University of Guam scientist Dr. G. V. P. Reddy has been awarded a $60,000 grant from the Sustainable Agriculture Research and Education (SARE) program of the US Department of Agriculture. Dr. Reddy, a chemical ecologist and entomologist, has over 25 years of experience in entomological research and a strong background in IPM (Integrated Pest Management), biocontrol, and behavioral and chemical ecology. His proposal titled, "Increasing Ecological Insect Pest Management on Guam through Building Ag Professionals' Understanding of Semiochemicals," was the highest rated proposal received by the SARE administrative council for the year and funded at the full amount requested under the Professional Development Program (PDP).
A semiochemical is a chemical substance that carries a message, such as pheromones emitted by insects to attract mates. Semiochemicals are used in agriculture to control insects that are considered pests. They are being used for monitoring, mass trapping and mating disruption, and are often more effective than using insecticides, which can have unintended environmental repercussions. "There is a lack of local knowledge about the role of semiochemicals in pest management," says Dr. Reddy, "and these grant funds will be used to educate agricultural professionals and stakeholders in the region." The training will cover the relationship between semiochemical-based trapping methods and overall crop production on Guam for four important weevil pests: banana root borer, New Guinea sugarcane weevil, and two sweet potato weevils.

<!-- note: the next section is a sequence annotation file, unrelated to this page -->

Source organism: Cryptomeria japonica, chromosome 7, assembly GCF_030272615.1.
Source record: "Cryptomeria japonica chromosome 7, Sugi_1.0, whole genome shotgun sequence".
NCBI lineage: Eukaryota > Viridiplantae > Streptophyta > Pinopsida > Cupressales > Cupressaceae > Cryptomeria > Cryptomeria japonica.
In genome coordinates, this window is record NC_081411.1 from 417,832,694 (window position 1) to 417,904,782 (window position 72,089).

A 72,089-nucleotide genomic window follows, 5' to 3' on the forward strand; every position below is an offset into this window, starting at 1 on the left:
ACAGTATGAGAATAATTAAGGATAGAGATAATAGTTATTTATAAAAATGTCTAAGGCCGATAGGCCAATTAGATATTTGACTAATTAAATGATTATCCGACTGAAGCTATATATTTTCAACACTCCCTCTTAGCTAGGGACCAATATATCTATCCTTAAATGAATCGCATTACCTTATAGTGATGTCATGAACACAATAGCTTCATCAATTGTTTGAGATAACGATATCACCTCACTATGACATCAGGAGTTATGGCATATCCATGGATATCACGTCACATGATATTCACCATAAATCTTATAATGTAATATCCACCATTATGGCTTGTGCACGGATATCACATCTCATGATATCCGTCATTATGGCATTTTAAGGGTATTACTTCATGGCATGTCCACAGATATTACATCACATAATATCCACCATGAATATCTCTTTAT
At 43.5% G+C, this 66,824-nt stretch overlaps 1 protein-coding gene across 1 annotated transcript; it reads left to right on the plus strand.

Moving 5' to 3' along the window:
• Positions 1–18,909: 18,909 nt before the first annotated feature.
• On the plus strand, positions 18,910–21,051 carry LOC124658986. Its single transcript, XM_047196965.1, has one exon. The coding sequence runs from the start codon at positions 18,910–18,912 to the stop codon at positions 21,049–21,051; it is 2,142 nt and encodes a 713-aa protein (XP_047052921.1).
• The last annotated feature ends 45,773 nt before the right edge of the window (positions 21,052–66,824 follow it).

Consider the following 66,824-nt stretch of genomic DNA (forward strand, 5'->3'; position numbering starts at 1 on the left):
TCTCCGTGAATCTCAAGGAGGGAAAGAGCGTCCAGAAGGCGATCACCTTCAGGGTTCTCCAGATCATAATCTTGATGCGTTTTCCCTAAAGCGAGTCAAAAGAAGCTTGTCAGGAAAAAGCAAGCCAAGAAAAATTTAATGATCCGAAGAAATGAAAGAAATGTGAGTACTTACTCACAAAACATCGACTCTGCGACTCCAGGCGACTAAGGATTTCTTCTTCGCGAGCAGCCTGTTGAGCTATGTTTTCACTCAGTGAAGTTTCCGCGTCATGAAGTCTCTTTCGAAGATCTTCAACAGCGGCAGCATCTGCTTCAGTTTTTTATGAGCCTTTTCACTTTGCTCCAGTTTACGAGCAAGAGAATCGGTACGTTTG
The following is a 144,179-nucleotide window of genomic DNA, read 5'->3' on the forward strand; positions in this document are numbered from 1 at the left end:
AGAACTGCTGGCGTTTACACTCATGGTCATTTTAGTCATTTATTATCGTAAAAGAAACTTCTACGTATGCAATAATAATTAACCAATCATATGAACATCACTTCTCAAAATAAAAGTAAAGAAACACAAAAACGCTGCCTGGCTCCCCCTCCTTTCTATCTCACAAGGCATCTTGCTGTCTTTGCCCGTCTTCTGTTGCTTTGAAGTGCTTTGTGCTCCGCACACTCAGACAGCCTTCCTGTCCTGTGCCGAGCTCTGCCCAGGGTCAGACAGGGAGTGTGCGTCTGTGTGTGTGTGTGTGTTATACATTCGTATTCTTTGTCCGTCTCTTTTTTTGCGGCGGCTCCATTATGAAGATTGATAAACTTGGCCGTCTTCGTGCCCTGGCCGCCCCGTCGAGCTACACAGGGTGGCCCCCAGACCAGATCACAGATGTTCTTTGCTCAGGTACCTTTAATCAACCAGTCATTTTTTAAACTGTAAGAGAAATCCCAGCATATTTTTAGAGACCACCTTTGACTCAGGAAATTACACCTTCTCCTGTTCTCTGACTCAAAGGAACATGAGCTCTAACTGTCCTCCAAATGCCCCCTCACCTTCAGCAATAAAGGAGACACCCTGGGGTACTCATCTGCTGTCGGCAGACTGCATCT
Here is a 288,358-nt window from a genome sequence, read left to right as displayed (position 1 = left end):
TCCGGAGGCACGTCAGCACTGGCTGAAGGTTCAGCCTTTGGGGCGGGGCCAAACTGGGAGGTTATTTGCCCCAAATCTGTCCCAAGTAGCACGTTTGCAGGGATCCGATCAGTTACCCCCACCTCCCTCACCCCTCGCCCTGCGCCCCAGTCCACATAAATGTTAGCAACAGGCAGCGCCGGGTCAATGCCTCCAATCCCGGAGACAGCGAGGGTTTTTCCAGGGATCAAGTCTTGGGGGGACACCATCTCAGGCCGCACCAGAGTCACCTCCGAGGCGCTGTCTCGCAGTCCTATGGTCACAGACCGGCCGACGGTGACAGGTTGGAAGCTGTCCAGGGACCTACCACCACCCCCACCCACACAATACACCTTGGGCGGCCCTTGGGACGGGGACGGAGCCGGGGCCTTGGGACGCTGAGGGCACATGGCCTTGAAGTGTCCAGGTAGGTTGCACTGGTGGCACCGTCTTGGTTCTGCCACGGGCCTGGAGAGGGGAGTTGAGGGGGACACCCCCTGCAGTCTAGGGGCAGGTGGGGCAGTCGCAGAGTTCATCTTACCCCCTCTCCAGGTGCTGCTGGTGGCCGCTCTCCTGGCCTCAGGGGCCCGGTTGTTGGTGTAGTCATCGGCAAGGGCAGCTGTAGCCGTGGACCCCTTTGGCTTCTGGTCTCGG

Agriculture professionals will be instructed in trapping methods including the importance of lures and trap characteristics and diagnosis of pest problems. At the end of the training, trainees will host a field day initiating the process of educating the farming community and the general public. Funds will be dedicated to hire a Research Assistant and bring one agriculture professional from Saipan and Rota to attend the field day activities. Dr. Robert K. Vander Meer, research leader at USDA-ARS, Gainesville, Florida will also be invited to give a special lecture on the use of semiochemicals in the effective control of invasive species that threaten agriculture and the ecology of Guam.
|Contact: Cathleen Moore-Linn|
University of Guam